Message from the Director
Greetings from The Center for Agroforestry at the University of Missouri! As many of you know, the Center has gone through a leadership change during the reporting year. Dr. H.E. “Gene” Garrett, the founding director, has retired after his outstanding service of nearly 35 years to the University of Missouri, the Center for Agroforestry, and the agroforestry profession. This is my first opportunity as director to address you and I do so with great honor and pride.
The University of Missouri Center for Agroforestry is one of the premier centers of its kind in the world dedicated to agroforestry research, teaching and outreach. Our mission is to support the long-term future of rural and urban working farms and forests by achieving economic, environmental and social sustainability. The Center’s long-term research, teaching and outreach efforts help make a better Missouri, U.S. and world by (1) Discovering, integrating and applying new agroforestry knowledge and technologies to promote economic, environmental and social vitality; and (2) Educating and training students, professionals, scientists, leaders and general public who are empowered to make a difference locally, regionally, nationally and globally.
Our strength lies in the 22 core Center faculty and staff, over 50 associated faculty, staff and external collaborators, and over 20 graduate students and postdoctoral research associates who define, design and carry out more than 70 research and outreach projects. We also find strength in our diverse clientele base and friends who believe in agroforestry as a major form of future global land use.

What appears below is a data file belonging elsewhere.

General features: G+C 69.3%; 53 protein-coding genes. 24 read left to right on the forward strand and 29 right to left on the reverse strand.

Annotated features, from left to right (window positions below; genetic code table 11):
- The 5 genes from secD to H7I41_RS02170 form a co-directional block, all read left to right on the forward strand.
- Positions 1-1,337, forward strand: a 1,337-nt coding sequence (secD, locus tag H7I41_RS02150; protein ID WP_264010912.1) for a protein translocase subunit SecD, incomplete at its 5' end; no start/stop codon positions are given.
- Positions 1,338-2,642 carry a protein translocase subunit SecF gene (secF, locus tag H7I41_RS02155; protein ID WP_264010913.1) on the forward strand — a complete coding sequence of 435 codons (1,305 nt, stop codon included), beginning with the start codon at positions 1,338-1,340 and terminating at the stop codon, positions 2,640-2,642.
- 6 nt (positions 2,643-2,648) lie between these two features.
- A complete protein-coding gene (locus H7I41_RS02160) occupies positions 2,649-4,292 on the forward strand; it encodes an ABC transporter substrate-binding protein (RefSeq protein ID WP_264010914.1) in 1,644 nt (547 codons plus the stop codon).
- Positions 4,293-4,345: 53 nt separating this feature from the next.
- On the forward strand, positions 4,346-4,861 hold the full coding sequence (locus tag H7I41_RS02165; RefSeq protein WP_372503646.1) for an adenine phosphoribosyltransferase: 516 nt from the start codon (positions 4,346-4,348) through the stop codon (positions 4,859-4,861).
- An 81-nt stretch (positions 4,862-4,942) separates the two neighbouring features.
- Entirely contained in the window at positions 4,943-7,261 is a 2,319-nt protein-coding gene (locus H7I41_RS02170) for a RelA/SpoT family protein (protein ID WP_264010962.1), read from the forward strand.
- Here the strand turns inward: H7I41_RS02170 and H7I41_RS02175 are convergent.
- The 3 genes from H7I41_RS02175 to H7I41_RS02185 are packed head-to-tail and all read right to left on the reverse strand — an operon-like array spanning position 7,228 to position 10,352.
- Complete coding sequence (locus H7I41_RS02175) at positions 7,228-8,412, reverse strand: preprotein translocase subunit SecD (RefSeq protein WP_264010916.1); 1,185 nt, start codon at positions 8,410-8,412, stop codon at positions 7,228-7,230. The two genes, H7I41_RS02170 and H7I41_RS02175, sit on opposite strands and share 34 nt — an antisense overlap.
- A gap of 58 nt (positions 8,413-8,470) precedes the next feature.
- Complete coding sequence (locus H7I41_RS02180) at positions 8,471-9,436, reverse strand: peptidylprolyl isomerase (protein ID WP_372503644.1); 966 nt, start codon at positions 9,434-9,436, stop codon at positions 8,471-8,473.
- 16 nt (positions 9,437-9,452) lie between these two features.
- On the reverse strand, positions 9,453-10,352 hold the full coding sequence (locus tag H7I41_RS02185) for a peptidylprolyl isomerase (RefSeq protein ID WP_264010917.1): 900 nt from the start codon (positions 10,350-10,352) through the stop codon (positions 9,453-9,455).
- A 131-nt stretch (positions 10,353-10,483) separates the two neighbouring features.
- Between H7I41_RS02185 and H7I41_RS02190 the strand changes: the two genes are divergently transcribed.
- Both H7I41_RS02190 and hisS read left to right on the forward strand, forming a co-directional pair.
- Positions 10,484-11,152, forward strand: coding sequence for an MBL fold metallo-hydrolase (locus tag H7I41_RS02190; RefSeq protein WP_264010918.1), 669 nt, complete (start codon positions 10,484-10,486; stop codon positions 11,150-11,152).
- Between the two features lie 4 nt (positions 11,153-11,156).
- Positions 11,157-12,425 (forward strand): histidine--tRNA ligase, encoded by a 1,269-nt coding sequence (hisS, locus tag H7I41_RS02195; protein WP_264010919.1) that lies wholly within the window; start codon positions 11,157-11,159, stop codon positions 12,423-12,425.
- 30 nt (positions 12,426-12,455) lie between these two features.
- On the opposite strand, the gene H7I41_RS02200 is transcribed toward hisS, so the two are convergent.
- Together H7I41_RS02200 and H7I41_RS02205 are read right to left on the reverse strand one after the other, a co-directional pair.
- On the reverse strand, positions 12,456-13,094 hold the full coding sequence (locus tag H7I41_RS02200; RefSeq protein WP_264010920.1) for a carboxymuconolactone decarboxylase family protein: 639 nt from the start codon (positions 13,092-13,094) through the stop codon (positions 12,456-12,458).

In difficult economic times like these we can fully appreciate the diverse opportunities agroforestry offers to the family farm. The annual report highlights a few of the research and outreach accomplishments of our faculty, staff, students, partners and collaborators. The impacts of our research and outreach activities have reached far and wide. For example:
- Center’s long-term woody and non-woody biomass research is leading to the development of integrated biomass feedstock production systems potential income opportunity from marginal cropland
- Redcedar, an abundant Midwestern tree, contains chemicals that can fight MRSA, an antibiotic-resistant staph bacteria potential income opportunity for small farms and new high-tech industries
- Buffer strips of trees and grasses can trap and break down veterinary antibiotics from manure another environmental benefit of buffers and silvopasture
- 11th North American Agroforestry Conference, bringing together researchers from across the world this was one of 40 outreach activities in 2009 that reached an estimated 9,000 people directly
The increasing realization that agroforestry offers solutions to many of the environmental and economic challenges that we face today will help spur adoption. We will work together to help realize agroforestry’s potential. I appreciate your continued support of our program and look forward to another exciting and productive year in 2010.
Shibu Jose, Ph.D.
H.E. Garrett Endowed Professor and Director
The Center for Agroforestry at the University of Missouri